BUENOS AIRES: Argentina’s annual inflation rate shot up to 124.4% in August and hit its highest level since 1991, stoking a painful cost-of-living crisis in the South American country.

The soaring prices, which rose more than expected, are forcing hard-hit shoppers to run a daily gauntlet to find deals and cheaper options as price increases leave big differences from one shop to the next, with scattered discounts to lure shoppers.

The August monthly inflation reading of 12.4% – a figure that would be eye-watering even as an annual figure in most countries worldwide – is pushing poverty levels past 40% and stoking anger at the traditional political elite ahead of October elections.

“It’s so hard. Each day things costs a little more, it’s like always racing against the clock, searching and searching,” said Laura Celiz as she shopped for groceries in Tapiales on the outskirts of Buenos Aires. “You buy whatever is cheaper in one place and go to the next place and buy something else.”

Her husband, Fernando Cabrera, 59, was doing sums on a calculator to compare fruit and vegetable prices. “In this way we try to beat inflation or at least compete with it a little,” he added.

A central bank analyst poll, released after the data, forecast inflation would end the year above 169%, a sharp increase from its estimate a month earlier of 141%. It predicted monthly inflation of 12% in September and 9.1% in October.

Argentina is caught in a cycle of economic crises, with a major loss of confidence in the peso driving steady depreciation, triple-digit inflation, negative central bank reserves and a flagging economy due to drought hitting farming.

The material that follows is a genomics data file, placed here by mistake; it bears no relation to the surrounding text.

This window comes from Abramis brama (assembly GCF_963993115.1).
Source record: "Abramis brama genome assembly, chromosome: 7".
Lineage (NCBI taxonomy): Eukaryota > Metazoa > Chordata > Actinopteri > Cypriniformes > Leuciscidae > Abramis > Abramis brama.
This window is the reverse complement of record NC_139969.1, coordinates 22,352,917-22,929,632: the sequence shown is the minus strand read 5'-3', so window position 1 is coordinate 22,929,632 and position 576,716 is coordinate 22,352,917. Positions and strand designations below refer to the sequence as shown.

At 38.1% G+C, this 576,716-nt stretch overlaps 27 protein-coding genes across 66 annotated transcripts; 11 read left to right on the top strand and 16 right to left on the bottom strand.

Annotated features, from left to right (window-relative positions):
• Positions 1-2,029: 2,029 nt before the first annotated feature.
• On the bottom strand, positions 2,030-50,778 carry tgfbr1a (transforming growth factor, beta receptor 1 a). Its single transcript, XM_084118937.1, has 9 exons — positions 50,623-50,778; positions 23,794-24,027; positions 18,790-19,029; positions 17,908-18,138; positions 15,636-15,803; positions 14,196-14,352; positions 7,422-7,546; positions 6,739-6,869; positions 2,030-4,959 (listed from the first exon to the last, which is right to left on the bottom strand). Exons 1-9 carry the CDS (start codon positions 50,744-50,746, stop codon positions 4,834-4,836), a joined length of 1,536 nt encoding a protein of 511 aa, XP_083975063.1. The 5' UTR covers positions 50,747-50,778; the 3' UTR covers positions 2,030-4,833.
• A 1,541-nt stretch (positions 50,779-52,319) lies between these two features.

The country is also battling to salvage a US$44 billion (RM20.5 billion) deal with the International Monetary Fund and facing the prospect of a US$16 billion legal bill after a US court ruling related to the state takeover of energy firm YPF a decade ago.

That’s playing into a race towards presidential elections next month, with radical libertarian Javier Milei the shock frontrunner ahead of establishment candidates economy minister Sergio Massa and conservative Patricia Bullrich.

And inflation itself could still get worse amid the election uncertainty, which has revived memories of hyperinflation from the 1980s among those who lived through it.

“Some estimate say it could accelerate to 180%, which is why we are talking about record inflation levels,” said local economic analyst Damian Di Pace, adding that other nations in the region were meanwhile seeing inflation cool.

“While the rest of the Latin American countries have single-digit inflation, Argentina is already in triple digits.”

Business owners, who themselves face a tricky cycle of wholesale prices rising before they have shipped merchandise and been able to restock, are also suffering from product shortages due to the uncertainty of inflation. – Reuters

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